Adult human enteroviral heart disease is often associated with the detection of enteroviral RNA in cardiac muscle tissue in the absence of infectious virus. Passage of coxsackievirus B3 (CVB3) in adult murine cardiomyocytes produced CVB3 that was noncytolytic in HeLa cells. Detectable but noncytopathic CVB3 was also isolated from hearts of mice inoculated with CVB3. Sequence analysis revealed five classes of CVB3 genomes with 5′ termini containing 7, 12, 17, 30, and 49 nucleotide deletions. Structural changes (assayed by chemical modification) in cloned, terminally deleted 5′-nontranslated regions were confined to the cloverleaf domain and localized within the region of the deletion, leaving key functional elements of the RNA intact. Transfection of CVB3 cDNA clones with the 5′-terminal deletions into HeLa cells generated noncytolytic virus (CVB3/TD) which was neutralized by anti-CVB3 serum. Encapsidated negative-strand viral RNA was detected using CsCl-purified CVB3/TD virions, although no negative-strand virion RNA was detected in similarly treated parental CVB3 virions. The viral protein VPg was detected on CVB3/TD virion RNA molecules which terminate in 5′ CG or 5′ AG. Detection of viral RNA in mouse hearts from 1 week to over 5 months postinoculation with CVB3/TD demonstrated that CVB3/TD virus strains replicate and persist in vivo. These studies describe a naturally occurring genomic alteration to an enteroviral genome associated with long-term viral persistence.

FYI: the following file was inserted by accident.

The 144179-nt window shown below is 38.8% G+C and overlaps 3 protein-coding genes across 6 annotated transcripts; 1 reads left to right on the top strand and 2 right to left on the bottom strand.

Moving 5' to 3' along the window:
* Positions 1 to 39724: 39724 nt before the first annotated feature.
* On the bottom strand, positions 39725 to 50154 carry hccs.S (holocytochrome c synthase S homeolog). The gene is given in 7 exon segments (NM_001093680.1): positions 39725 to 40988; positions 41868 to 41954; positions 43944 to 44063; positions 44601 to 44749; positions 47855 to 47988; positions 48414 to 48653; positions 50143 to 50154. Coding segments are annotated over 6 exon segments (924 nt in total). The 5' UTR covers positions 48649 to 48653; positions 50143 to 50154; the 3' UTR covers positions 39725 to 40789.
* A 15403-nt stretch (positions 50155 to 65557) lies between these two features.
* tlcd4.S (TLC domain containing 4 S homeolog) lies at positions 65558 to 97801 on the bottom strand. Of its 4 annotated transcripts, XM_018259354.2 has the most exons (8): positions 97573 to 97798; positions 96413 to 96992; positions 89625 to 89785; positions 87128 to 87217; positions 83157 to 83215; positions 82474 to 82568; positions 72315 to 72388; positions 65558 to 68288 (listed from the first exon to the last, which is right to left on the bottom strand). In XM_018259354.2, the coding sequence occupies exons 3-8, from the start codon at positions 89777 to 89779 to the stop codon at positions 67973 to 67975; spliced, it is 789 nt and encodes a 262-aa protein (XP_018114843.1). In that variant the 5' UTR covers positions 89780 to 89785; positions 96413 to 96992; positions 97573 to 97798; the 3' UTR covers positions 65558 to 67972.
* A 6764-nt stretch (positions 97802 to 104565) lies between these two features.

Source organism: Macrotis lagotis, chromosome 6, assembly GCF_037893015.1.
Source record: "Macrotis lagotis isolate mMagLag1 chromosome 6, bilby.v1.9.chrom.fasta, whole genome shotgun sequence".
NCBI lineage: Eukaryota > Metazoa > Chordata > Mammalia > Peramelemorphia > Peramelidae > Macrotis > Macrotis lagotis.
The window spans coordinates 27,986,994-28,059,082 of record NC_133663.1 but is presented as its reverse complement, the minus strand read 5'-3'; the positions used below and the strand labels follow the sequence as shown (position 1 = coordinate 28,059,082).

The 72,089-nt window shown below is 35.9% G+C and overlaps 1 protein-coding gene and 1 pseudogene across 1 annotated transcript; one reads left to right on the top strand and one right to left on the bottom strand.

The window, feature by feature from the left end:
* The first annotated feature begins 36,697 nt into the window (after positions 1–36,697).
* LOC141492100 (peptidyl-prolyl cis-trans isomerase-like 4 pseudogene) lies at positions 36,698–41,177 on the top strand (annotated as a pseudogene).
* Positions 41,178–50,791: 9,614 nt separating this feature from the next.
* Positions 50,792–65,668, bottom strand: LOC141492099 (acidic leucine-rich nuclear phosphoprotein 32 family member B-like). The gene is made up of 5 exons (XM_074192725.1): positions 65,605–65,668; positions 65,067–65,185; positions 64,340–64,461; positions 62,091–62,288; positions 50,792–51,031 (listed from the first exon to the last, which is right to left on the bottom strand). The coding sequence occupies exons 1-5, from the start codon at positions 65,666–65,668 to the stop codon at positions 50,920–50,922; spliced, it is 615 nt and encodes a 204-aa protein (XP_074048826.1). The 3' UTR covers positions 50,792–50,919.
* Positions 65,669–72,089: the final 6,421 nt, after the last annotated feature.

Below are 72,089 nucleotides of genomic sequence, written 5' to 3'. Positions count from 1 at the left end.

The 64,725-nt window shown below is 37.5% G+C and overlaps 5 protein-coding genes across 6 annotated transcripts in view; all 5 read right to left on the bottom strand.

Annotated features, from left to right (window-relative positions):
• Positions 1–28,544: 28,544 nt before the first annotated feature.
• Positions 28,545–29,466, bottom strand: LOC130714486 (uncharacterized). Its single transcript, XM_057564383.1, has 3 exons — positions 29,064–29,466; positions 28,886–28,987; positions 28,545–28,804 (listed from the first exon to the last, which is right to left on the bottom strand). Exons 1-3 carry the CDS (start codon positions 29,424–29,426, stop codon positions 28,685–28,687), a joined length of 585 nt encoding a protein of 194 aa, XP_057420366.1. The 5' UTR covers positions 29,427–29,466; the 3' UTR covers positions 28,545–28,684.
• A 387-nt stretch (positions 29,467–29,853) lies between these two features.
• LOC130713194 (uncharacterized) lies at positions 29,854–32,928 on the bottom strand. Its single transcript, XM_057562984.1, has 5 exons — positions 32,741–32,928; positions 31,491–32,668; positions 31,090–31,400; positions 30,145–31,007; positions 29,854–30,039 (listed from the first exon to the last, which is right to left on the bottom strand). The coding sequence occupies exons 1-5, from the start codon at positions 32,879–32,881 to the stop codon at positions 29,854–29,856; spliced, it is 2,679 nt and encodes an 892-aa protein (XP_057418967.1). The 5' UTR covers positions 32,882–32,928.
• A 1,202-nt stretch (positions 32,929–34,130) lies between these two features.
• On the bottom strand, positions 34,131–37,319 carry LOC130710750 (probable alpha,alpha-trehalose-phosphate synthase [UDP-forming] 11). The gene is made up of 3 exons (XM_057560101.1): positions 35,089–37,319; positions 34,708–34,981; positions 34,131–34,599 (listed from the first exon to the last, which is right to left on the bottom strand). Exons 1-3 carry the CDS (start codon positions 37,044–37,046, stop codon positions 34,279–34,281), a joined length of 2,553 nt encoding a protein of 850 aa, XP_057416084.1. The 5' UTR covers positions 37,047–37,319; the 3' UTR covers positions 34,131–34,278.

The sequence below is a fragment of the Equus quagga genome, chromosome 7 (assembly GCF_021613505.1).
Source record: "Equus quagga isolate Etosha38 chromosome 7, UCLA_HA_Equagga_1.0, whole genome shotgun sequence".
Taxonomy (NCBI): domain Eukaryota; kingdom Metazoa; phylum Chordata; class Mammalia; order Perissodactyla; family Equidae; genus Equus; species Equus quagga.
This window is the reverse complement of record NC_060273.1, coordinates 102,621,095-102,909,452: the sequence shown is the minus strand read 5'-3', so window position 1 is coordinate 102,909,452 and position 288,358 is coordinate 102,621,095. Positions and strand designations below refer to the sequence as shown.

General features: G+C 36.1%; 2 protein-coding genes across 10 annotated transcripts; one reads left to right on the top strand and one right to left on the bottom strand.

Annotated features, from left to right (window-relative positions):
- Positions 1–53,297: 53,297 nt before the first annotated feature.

ASJC Scopus subject areas
- Insect Science